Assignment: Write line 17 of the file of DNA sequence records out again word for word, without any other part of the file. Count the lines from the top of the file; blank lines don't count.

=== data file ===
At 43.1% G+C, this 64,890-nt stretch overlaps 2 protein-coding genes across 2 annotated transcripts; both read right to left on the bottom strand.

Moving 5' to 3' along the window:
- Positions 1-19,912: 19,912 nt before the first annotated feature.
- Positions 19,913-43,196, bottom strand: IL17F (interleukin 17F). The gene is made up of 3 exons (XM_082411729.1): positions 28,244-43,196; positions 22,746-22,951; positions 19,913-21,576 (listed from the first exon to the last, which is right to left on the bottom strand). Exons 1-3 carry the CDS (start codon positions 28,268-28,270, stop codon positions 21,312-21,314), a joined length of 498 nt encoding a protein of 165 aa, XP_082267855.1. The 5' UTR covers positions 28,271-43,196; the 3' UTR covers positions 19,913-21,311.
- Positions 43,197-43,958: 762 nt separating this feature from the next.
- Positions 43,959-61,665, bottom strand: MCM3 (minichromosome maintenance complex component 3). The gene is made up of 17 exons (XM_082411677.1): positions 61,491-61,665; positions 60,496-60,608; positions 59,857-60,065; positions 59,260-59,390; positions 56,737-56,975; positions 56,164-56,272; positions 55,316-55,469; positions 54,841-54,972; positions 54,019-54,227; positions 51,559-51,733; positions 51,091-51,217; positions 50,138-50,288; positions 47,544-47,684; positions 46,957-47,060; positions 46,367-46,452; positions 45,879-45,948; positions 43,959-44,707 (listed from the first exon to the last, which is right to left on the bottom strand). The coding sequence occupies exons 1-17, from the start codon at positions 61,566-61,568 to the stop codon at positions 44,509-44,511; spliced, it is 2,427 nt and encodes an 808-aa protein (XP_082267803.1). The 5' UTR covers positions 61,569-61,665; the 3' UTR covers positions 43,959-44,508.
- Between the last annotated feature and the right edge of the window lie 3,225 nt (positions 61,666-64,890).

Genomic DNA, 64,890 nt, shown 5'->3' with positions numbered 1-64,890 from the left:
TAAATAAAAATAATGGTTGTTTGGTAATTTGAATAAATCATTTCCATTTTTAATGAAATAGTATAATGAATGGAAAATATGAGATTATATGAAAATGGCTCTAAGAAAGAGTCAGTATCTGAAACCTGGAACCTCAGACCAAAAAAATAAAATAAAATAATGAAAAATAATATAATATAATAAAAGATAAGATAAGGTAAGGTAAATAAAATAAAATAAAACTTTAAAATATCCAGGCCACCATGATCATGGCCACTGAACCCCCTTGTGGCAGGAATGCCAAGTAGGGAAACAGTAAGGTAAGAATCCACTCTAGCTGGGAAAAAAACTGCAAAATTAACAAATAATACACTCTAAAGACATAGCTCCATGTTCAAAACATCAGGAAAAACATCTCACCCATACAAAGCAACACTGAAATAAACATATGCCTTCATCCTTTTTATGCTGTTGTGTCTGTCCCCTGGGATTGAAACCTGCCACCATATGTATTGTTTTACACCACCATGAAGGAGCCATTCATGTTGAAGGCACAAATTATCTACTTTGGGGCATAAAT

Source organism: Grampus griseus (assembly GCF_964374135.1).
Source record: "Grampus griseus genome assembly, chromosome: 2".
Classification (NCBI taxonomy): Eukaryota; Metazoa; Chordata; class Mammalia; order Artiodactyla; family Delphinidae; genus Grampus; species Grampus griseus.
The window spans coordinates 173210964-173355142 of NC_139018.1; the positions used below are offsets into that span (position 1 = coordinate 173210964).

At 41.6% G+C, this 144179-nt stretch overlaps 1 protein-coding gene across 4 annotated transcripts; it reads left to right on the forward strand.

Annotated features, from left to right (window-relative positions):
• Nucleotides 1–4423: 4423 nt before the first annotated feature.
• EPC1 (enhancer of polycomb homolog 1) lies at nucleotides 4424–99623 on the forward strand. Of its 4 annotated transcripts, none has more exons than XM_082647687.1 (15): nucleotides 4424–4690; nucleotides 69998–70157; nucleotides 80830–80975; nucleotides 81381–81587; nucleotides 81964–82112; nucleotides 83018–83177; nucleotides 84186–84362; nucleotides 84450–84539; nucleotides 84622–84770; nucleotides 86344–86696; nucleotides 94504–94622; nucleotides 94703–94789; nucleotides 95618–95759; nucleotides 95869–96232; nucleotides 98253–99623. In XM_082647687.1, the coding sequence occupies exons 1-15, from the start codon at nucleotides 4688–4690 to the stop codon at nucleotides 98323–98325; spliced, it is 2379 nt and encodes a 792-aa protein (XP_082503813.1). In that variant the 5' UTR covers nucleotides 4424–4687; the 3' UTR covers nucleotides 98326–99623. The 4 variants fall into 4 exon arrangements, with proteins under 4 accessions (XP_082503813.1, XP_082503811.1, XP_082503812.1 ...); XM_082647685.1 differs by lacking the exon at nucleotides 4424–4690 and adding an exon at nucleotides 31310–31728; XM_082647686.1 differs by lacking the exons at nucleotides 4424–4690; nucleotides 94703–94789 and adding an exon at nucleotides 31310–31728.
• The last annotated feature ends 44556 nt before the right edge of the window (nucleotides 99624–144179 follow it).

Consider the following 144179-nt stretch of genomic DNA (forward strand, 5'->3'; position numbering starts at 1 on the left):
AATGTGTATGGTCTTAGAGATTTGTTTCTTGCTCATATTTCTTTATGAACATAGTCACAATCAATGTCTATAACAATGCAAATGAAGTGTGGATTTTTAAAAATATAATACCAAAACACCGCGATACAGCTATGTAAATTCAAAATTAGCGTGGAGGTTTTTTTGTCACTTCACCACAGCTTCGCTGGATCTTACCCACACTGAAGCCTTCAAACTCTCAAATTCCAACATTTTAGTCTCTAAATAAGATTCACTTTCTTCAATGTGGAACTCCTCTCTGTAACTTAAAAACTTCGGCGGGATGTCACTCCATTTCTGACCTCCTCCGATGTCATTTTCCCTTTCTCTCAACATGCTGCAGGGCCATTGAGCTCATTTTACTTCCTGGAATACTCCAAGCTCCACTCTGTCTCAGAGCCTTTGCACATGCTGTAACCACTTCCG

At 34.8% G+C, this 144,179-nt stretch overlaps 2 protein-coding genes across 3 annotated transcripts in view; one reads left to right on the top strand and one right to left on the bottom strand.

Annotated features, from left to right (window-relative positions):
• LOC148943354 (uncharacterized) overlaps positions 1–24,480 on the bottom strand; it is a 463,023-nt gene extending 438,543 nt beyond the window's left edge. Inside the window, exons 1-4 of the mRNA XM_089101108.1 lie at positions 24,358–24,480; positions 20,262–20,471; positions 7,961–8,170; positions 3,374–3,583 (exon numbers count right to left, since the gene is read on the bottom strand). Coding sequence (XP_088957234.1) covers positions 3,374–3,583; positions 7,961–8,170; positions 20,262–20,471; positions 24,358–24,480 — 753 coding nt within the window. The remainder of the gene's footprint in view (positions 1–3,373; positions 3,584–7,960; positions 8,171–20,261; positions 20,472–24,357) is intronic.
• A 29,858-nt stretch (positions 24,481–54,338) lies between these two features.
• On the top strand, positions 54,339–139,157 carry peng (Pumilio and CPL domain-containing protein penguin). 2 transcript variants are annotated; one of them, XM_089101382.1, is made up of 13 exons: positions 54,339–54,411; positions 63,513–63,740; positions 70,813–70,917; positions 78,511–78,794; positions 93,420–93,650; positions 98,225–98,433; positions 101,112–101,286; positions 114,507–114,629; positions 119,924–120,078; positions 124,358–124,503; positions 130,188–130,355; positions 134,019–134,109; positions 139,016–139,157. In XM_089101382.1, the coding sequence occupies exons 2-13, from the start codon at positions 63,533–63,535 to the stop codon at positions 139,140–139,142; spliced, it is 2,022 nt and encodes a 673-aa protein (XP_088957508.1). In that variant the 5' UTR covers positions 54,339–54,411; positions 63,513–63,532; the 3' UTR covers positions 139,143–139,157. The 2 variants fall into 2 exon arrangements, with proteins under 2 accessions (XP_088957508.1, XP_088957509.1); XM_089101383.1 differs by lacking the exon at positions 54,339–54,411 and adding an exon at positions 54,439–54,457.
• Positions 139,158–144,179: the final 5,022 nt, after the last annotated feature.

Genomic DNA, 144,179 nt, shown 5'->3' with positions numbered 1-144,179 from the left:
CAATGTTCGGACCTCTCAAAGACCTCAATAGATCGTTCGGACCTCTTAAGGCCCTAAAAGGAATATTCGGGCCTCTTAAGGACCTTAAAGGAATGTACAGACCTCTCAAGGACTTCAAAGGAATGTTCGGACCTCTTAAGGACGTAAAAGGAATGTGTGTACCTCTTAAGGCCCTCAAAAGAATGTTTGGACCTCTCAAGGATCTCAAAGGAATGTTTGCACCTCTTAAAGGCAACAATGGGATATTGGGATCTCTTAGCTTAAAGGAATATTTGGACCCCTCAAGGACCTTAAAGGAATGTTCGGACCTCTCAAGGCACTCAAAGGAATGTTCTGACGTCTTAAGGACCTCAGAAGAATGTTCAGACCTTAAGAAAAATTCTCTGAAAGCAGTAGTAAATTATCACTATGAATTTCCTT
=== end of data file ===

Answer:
• EPC1 (enhancer of polycomb homolog 1) lies at nucleotides 4424–99623 on the forward strand. Of its 4 annotated transcripts, none has more exons than XM_082647687.1 (15): nucleotides 4424–4690; nucleotides 69998–70157; nucleotides 80830–80975; nucleotides 81381–81587; nucleotides 81964–82112; nucleotides 83018–83177; nucleotides 84186–84362; nucleotides 84450–84539; nucleotides 84622–84770; nucleotides 86344–86696; nucleotides 94504–94622; nucleotides 94703–94789; nucleotides 95618–95759; nucleotides 95869–96232; nucleotides 98253–99623. In XM_082647687.1, the coding sequence occupies exons 1-15, from the start codon at nucleotides 4688–4690 to the stop codon at nucleotides 98323–98325; spliced, it is 2379 nt and encodes a 792-aa protein (XP_082503813.1). In that variant the 5' UTR covers nucleotides 4424–4687; the 3' UTR covers nucleotides 98326–99623. The 4 variants fall into 4 exon arrangements, with proteins under 4 accessions (XP_082503813.1, XP_082503811.1, XP_082503812.1 ...); XM_082647685.1 differs by lacking the exon at nucleotides 4424–4690 and adding an exon at nucleotides 31310–31728; XM_082647686.1 differs by lacking the exons at nucleotides 4424–4690; nucleotides 94703–94789 and adding an exon at nucleotides 31310–31728.